http://mainstreamiowan.blogspot.com/2007/03/separating-fact-from-fiction-about.html

  20. What I admire most of the blogosphere is how people watch a film based on a cartoon and take it as all the tomes of historical evidence ever written to expel articles filled up with cliches. Jesus dude, they all die in the end, you moron.

  21. I think you must be aware of these ten lesson because business is not made in Hollywood and these ten lessons will make you a legend not a microsoft 😉

  22. I think instead of having “Never Retreat”, a more appropriate one to tie in with business and the movie would be “Remind Yourself of Your Longterm Goals and Be in it for the Long-Run”. In the movie, King Leonidas kept reminding his company of Sparta’s values and how they could lose their homeland.

    Now, if you tie this in with business it suits a lot better. It helps avoid chasing your losses and it reminds us that we need to keep atop our strategic focus.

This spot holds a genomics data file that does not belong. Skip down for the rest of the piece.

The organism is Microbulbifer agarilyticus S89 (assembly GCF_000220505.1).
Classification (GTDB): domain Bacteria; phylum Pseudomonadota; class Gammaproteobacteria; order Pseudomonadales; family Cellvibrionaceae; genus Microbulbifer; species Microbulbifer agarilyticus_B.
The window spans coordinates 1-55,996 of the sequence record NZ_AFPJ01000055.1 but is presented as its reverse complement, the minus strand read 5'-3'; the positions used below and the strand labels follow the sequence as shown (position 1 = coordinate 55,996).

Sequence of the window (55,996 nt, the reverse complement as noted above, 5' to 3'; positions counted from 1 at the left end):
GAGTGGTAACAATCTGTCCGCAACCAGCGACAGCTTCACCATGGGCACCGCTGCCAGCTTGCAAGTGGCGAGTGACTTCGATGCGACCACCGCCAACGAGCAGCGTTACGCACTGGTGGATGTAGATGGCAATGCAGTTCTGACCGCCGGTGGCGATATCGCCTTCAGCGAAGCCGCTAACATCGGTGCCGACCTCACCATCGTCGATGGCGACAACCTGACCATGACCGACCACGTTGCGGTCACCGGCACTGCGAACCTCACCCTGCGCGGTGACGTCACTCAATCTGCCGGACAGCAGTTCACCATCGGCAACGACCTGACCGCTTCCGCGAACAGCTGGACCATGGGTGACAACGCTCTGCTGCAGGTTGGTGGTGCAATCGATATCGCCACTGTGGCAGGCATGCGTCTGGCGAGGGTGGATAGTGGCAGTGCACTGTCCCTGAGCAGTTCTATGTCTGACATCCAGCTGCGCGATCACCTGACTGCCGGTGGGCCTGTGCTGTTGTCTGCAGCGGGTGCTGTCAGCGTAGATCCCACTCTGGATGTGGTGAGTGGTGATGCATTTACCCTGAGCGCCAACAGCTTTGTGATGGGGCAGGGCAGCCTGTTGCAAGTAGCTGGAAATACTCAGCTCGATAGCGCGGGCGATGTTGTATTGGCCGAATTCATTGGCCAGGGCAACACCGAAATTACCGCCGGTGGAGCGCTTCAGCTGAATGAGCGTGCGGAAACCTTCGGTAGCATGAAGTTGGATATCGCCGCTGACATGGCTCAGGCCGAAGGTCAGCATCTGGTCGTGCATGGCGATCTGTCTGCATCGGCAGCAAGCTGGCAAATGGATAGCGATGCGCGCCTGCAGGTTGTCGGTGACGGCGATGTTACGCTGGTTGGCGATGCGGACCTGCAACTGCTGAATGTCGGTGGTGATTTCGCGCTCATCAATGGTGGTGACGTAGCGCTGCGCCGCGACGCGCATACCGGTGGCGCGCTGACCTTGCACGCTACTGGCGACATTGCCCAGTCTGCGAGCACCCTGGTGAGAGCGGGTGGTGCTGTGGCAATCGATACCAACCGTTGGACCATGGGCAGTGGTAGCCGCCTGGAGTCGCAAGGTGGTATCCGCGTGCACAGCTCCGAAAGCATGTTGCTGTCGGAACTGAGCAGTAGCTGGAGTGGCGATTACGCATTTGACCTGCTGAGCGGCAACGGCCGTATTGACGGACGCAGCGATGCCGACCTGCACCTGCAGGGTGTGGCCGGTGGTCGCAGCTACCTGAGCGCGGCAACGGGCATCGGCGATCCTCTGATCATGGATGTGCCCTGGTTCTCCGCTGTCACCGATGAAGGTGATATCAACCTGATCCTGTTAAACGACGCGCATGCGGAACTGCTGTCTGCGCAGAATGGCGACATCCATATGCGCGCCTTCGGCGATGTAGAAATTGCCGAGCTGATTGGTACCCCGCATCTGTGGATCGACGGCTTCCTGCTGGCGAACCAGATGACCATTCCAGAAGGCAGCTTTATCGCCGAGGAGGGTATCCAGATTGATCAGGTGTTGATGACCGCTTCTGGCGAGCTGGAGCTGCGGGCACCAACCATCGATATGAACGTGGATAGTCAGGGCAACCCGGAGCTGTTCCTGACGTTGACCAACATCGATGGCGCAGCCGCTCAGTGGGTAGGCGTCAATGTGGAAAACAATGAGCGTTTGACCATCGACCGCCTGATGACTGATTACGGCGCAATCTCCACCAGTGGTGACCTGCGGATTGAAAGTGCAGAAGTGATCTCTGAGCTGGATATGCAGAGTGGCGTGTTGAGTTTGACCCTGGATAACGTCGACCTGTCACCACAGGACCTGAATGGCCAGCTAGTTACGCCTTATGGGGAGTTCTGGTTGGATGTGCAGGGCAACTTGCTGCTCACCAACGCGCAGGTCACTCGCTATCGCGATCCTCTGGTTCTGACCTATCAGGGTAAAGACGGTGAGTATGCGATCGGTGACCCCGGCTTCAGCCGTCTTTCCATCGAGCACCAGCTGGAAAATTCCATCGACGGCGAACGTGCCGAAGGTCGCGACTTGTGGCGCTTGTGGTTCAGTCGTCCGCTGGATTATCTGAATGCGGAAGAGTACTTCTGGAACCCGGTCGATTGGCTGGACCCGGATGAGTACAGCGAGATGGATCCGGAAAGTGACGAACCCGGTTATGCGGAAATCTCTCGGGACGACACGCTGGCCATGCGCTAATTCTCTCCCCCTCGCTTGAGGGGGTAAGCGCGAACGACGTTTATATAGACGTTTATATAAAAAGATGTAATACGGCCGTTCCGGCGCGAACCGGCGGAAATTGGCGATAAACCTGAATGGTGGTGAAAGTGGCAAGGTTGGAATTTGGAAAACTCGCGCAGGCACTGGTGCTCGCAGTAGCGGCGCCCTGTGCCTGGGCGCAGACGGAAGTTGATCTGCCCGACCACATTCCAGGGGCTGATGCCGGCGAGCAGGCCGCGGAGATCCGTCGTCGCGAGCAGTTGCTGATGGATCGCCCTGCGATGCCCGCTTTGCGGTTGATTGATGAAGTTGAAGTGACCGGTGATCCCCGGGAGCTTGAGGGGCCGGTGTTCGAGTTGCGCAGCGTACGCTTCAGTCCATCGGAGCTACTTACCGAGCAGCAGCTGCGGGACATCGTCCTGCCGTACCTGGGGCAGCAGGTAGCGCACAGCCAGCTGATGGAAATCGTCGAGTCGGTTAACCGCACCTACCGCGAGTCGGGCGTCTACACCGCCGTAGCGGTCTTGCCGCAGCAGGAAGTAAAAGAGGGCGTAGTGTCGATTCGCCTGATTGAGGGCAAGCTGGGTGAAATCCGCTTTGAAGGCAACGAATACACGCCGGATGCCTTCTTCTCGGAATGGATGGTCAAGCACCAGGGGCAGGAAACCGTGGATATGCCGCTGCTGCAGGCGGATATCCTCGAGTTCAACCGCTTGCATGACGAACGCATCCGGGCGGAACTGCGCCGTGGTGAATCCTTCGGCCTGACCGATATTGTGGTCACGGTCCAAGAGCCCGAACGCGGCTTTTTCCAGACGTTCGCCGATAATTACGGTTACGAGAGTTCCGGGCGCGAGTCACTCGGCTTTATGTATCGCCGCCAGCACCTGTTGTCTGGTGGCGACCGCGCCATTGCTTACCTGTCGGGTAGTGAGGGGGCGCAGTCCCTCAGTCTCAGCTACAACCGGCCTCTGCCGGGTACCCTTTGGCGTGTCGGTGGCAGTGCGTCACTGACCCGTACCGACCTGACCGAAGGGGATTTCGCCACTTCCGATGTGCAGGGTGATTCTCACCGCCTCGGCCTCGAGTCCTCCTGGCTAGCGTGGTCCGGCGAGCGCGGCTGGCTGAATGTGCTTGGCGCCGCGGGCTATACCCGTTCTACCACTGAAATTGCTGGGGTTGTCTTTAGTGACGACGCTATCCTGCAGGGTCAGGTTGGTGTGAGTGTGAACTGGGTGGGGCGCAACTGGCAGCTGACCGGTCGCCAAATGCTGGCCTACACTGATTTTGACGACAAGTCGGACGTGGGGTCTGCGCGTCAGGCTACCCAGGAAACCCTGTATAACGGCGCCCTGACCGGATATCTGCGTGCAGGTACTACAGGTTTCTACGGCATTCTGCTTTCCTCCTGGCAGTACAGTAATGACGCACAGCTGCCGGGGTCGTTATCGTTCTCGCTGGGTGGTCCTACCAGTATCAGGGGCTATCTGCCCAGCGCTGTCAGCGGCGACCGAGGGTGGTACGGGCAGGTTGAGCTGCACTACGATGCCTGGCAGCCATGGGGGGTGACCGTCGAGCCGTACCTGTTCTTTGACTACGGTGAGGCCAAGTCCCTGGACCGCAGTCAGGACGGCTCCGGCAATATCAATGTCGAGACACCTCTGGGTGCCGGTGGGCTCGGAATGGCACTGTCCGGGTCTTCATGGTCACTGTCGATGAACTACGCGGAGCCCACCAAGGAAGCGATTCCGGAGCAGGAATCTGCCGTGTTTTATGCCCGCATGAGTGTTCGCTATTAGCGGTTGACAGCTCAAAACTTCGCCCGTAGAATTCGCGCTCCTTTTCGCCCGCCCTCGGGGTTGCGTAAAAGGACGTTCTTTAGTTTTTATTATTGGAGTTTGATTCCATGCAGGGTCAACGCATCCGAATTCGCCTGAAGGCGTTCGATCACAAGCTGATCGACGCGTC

23. The points you make are both good parallels and humorous in and of themselves. Frank Miller’s novel is a bunch of bull, however. It is very amusing how people say it is “a true story” like it is an accurate historical accounting. In fact, Leonides had roughly an army of 6000 (not 300) who faced an army of a little over 10,000 (not a million, even by Rosie O’Donnells poor counting skills). The original fight began when the Grecians invaded the Persian territory and burned a major city. Burning Athens was meant to be payback.
    I also noticed the bigotry that was ingrained into the movie. Spartans were these plucky, Chippindale dancers with Dores and Xiphos to look like the mighty soldiers. They were rough and tumble but had pearly white straight teeth that would have made any mordern day orthodontist proud. The Persians were portrayed as minorities (the African that was thrown down the well), freaks and monsters, and the very sexually confused eunuchoid cross-dresser that was supposed to be Emperor Xerxes. The obvious disdain for the Persian people was oozing from the screen.
    As a fantasy movie, it was amusing. Historic? I think not.
    Internet parallels–I can buy that–afterall, a lot about the Internet is to be taken with a grain of salt:)

  24. I think I agree with the article, I liked #4 especially. We have to constantly challenge authorize, and constantly question ourselves if we are doing the right thing.